Packaging image from the Kurotokagi Gumi company's recent DVD release.

Tuesday, April 12, 2011


One of the hazards of being a fan and collector of the kinds of movies I'm into is the fact that I sometimes get lucky and find a flick I've always been looking for, something hard to find that from all reports should not exist on DVD, and I snap up the film in question, realizing (often correctly) that I will never find that film again. And sometimes, once said film is acquired, knowing that it's in my possession and unlikely to migrate, I put the film aside to watch somewhere at a future date. Consequently I have a decent-sized stack of movies that have been sitting here in the Vault gathering moss for what is in some cases years, and I'm slowly making my way through them. One such case in point is THE BLIND SWORDSWOMAN (aka CRIMSON BAT, THE BLIND SWORDSWOMAN), a DVD that I found over four years ago during my time working at the barbecue joint. I bought it, brought it home and watched maybe ten minutes of it before turning it off to save it for another day because it turned out to be a poor-quality dubbed "gray market" transfer from a somewhat-worn Dutch VHS copy, complete with Dutch subtitles. I've endured films and TV shows whose visual quality was dodgy at best due to their rarity, so I could have handled sitting through THE BLIND SWORDSWOMAN at the time, but I just wasn't in the mood, plus I did not expect to obtain such a shoddy specimen from my favorite wholly-reputable video store. Now, over four years later, I finally sat through it and it frankly was a disappointment. Curiosty and genre completism only goes so far, and even after having been aware of this film for twenty-some-odd years, it just wasn't worth the wait.

THE BLIND SWORDSWOMAN is an old school chambara film from the genre's glory days, cranked out by Shochiku as a blatant cash-in on Daiei Pictures' long-running and highly successful Zatoichi series. In case you aren't up on your classic chambara flicks, the Zatoichi series depicted the adventures of Ichi, a wandering masseur and low-life gambler who possessed sword skills that were staggering in scope and made all the more impressive because the man was utterly blind. In total there are twenty-six films in the original series featuring the character as played by the incomparable Shintaro Katsu (plus a television series), so it was inevitable that someone would eventually rip them off. There have been several such clones since the late-1960's, but to the best of my knowledge THE BLIND SWORDSWOMAN was the first to not only do so with apparently zero trace of shame, but it was also the first to recast the Zatoichi template in female form.

Yoko Matsuyama as the distaff Zatoichi, Blind Oichi.

In the first of four swiftly-made features released from 1969 through 1970, we meet Oichi (Yoko Matsuyama), a poised young woman who was abandoned during childhood by her prostitute mother (who was running away to make a new start with her lover). While searching for her fleeing mother in a terrible rainstorm, lightning strikes a tree near young Oichi, causing a large branch to fall on her and render her unconscious, and when she awakens she is permanently blind. (It is not made clear if she was blinded by the close proximity of the lightning strike or by suffering a head injury from the collapsing branch.) From there the girl is raised by a kindly old man who, unbeknownst to her, was once part of a gang of criminals whose leader has risen to prominence and seeks to eliminate all those who knew him back in the days. The old man raises Oichi until she's around eighteen years of age, at which point the old man is horribly murdered by his former crony and his gang, and Oichi finds herself rescued from them by a kindly ronin who sees in her graceful movements the makings of a natural sword master. The ronin trains Oichi in the ways of the sword for the next two years or so and she reveals herself to be a prodigy, mastering the weapon to a lethal degree and developing an unerring talent with her red-lacquered cane sword. Thus armed, Oichi is ready to embark on the requisite quest for vengeance, and possibly locate her long-absent mother in the process. Oh, and she also falls in love with the ronin, who splits once he's aware of her romantic interest, feeling she'd be better off without him. Needless to say, she's devastated.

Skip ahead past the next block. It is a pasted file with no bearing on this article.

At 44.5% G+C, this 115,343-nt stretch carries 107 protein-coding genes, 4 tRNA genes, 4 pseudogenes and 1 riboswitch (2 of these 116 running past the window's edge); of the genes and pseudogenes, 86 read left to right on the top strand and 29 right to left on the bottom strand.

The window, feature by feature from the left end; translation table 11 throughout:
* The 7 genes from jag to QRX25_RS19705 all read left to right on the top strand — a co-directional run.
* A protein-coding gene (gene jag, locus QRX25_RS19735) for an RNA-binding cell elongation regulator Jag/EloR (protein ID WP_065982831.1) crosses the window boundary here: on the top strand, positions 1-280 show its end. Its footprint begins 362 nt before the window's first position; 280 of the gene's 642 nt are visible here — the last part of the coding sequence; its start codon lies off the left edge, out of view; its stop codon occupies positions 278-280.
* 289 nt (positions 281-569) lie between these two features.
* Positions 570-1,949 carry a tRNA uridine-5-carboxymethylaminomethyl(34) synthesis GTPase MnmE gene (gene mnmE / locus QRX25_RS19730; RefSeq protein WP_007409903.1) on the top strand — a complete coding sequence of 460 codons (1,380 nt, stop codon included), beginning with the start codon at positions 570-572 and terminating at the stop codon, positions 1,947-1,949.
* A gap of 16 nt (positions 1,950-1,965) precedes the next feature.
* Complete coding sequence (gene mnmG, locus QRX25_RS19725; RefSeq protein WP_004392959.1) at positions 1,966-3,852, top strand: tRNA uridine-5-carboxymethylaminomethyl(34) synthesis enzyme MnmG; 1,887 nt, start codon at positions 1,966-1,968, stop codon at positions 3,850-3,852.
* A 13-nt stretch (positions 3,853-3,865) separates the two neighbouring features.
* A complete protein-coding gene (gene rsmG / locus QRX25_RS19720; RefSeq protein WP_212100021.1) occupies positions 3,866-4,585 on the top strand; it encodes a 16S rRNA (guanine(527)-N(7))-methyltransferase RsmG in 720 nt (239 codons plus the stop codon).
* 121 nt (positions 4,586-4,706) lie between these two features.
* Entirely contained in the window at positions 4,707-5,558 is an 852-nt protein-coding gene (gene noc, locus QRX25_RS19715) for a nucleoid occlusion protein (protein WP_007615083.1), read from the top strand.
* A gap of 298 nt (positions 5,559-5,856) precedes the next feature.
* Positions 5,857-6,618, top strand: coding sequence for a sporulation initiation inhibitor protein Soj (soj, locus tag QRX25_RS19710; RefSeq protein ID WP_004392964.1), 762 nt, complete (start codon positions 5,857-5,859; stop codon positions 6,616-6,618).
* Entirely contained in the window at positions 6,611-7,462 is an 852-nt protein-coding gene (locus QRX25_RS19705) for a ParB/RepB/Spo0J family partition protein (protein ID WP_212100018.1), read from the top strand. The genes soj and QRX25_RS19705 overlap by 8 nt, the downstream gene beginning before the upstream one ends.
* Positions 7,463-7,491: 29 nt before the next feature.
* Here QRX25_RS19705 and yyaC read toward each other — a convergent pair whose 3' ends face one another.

The rest of the film is about as rote as one from this genre can be and its plot points are enacted with as little genuine interest for the viewer as possible. The narrative also leaps back and forth in time to establish much of the back-story, but it's accomplished in such a confusing way that it at times seems as though the film's reels have been strung together at random by an editor who's necked far too much saké. When the film's several plot threads are finally resolved, the results just aren't that interesting and when the identity of the main villain is revealed, we have no idea who the guy is anyway, so we just don't care. And, as previously mentioned, the film's chief goal was to ape the Zatoichi films, going so far as to re-stage tropes common to that series and even have a stumbling blind masseur show up to be abused by assorted yakuza assholes in a seedy gambling parlor. It's actually quite embarrassing. Scenes of Zatoichi getting the upper hand on crooked gamblers by using his heightened senses and slashing the shit out of all and sundry turn up in damned near every film the character's in, so the use of that trope in this outright ripoff is truly egregious and an example of the film's overall bankruptcy of originality.

Yoko Matsuyama is rather bland as Oichi and her face remains expressionless throughout the majority of the narrative, giving her a doll-like demeanor that makes her quite hard to empathize with. The film's dubbing also does no favors for the story, and I wish I'd been able to see it in the original Japanese with subtitles. The voices in the dub that I saw were all recognizable as actors familiar to anyone who's seen the many Shaw Brothers kung fu flicks dubbed for U.S. distribution in the west from the beginning of the "chopsocky" boom of the 1970's 'til it fizzled out in the early-1980's, when those films found a second life as part of World Northal's syndicated DRIVE-IN MOVIE television package, and their rather exaggerated delivery did not work for a film as typically Japanese-style somber as this one.

Of real interest only to chambara completists and even then not really recommended, I suggest that those who are interested in THE BLIND SWORDSWOMAN wait until a company like Kurotokagi Gumi issues a remastered version with subtitles. They recently put out a gorgeous edition of the series' second installment, BLIND SWORDSWOMAN: HELLISH SKIN, and that is a film worth seeing. (More on that shortly.)